All in all, although a couple of the side characters and their side plots do have conclusions, the broader search narrative is left on a "cliffhanger" which really felt more like a cheap and annoying attempt to entice people to pick up the next volume. Given that I didn't feel as fulfilled with this installment as I wanted to, I'm not sure that I'll be continuing the series. 

Sometimes tie in comics do not always have the best artwork and while I wouldn't call the illustrations
in THE SILENT GROVE amazing, I do think they were good and the level of detail put into the characters in particular felt like it did justice to the source material. I thought the style was a little heavy on the inking/shadows which made it sort of hard to look at sometimes. I found my eyes moving from panel to panel a lot faster than I normally do, only really pausing to admire some of the more interesting shots of the characters so the art definitely did not grab me as much as some other comics. Sometimes it also felt like the compositions were a little hard to follow, mostly in the more action-oriented moments. Generally though, I felt like the visuals were perfectly fine and probably one of the better aspects of the graphic novel. 

As a total package, the hardcover version of this is very nice. The book feels sturdy and I liked that there is no dust jacket and that it looked so good without one. It's always been a bit of a pet peeve of mine that comic covers tend to be done in completely different styles than the artwork within, but I think the exterior imagery at least matched the overall vibe of what you get inside.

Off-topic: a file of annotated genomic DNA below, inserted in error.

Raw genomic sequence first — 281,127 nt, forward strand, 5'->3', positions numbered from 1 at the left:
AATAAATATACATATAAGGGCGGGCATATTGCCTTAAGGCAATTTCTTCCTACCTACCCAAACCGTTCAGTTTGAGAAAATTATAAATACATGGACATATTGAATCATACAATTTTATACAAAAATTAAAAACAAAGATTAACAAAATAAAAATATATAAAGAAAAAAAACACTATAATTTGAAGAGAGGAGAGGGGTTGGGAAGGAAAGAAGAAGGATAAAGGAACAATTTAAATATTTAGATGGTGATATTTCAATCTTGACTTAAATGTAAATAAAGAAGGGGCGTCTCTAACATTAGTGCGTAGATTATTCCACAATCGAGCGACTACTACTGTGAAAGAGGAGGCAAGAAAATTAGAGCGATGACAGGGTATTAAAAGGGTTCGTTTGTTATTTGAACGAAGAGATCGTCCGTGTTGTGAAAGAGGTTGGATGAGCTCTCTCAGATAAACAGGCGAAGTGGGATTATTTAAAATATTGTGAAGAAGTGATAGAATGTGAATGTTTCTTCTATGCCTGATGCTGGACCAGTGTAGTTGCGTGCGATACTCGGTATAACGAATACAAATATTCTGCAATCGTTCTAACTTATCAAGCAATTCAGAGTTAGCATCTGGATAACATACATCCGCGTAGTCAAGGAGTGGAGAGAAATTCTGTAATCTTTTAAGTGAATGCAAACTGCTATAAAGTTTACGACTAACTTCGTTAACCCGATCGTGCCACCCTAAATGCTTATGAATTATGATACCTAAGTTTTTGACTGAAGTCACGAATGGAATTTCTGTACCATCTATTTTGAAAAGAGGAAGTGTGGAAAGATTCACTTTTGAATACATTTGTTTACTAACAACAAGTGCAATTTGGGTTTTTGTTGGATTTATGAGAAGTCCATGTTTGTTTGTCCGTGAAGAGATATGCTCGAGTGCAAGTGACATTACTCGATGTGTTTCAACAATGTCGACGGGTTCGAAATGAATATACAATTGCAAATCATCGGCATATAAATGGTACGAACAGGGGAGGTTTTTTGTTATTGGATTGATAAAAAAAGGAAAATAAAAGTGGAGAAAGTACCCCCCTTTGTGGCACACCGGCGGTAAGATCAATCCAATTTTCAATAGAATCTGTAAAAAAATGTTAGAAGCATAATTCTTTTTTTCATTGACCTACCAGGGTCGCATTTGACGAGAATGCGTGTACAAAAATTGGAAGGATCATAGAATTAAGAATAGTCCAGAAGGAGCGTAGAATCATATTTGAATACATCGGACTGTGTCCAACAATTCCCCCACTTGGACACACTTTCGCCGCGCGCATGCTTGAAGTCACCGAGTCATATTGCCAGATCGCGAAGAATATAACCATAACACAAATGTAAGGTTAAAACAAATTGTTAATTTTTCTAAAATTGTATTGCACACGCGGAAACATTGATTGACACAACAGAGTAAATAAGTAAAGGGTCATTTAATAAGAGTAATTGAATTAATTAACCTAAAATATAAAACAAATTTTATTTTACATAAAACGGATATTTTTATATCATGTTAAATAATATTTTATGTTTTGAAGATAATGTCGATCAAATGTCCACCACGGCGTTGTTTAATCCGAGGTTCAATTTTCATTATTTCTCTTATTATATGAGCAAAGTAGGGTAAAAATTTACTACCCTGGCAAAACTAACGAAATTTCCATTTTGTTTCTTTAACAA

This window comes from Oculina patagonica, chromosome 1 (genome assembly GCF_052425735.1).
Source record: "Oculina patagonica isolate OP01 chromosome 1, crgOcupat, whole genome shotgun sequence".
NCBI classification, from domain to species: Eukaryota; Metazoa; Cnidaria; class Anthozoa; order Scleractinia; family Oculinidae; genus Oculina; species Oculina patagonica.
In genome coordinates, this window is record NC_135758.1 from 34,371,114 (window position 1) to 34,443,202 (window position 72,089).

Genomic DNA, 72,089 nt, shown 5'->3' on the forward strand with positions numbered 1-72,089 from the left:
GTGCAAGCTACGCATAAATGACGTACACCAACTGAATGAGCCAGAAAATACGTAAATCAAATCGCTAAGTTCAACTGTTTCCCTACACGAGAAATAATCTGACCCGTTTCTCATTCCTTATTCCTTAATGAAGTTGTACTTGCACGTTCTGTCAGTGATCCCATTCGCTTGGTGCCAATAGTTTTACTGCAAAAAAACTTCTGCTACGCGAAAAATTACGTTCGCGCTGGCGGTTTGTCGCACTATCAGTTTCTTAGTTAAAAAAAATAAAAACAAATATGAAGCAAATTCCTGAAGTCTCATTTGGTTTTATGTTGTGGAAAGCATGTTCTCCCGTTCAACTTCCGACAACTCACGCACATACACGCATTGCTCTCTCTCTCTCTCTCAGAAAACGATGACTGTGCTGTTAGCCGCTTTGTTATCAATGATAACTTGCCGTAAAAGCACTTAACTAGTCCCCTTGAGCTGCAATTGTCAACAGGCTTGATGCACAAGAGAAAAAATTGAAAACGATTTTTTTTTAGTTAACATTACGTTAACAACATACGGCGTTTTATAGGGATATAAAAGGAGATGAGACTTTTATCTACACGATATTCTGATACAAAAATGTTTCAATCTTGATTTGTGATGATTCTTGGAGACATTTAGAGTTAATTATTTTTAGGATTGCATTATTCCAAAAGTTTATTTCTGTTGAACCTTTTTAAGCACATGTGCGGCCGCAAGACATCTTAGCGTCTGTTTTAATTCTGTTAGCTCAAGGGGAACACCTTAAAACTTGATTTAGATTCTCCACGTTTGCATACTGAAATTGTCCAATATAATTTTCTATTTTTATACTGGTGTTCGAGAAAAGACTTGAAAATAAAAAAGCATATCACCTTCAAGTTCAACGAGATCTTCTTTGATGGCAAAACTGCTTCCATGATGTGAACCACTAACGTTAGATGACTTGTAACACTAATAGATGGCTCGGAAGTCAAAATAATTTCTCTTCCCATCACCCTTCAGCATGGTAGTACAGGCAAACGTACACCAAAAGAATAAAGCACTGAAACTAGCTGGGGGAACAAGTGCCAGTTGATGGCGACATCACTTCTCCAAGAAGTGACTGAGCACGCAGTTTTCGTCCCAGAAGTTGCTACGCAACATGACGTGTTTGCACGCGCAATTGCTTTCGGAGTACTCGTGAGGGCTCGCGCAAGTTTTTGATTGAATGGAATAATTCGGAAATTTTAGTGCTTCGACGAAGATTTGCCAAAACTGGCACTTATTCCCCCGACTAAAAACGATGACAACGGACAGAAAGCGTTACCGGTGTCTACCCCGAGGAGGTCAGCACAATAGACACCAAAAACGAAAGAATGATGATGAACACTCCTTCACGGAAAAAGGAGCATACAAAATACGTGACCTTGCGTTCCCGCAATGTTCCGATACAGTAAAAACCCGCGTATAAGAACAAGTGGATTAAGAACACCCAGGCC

Although I don't necessarily regret picking this up, I probably should have been more discriminating with my purchase since comic tie ins tend to not land all that well for me. The comic touts that this is a great entry point for those that haven't plated the games and I don't think I'd really agree with that given it's reliance on referencing characters and events from the games in order to convey the impact of some of the bigger reveals. I'm also not really sure why you would be at all invested in the story without having a prior connection to to these characters since it doesn't really stand well on it's own (mostly because I don't think it's compelling enough as a story unto itself). I also didn't feel like this brought anything particularly new to the table for fans of the games. While I didn't think that anything in particular was bad about THE SILENT GROVE, it also didn't do enough for me to want to continue with the rest of the series even though its possible that things get more interesting later on. I may hang onto my copy to flip through every now and then, but most likely, I will be donating it in hopes that someone picks it up and feels a bit more excited about it than I did. If you plan on giving this a try, then it may be worth your time as long as you can get a copy at a reasonable price (it looked like the digital editions were priced pretty fairly), but I'd make sure that this is something you will be able to get into before making the investment.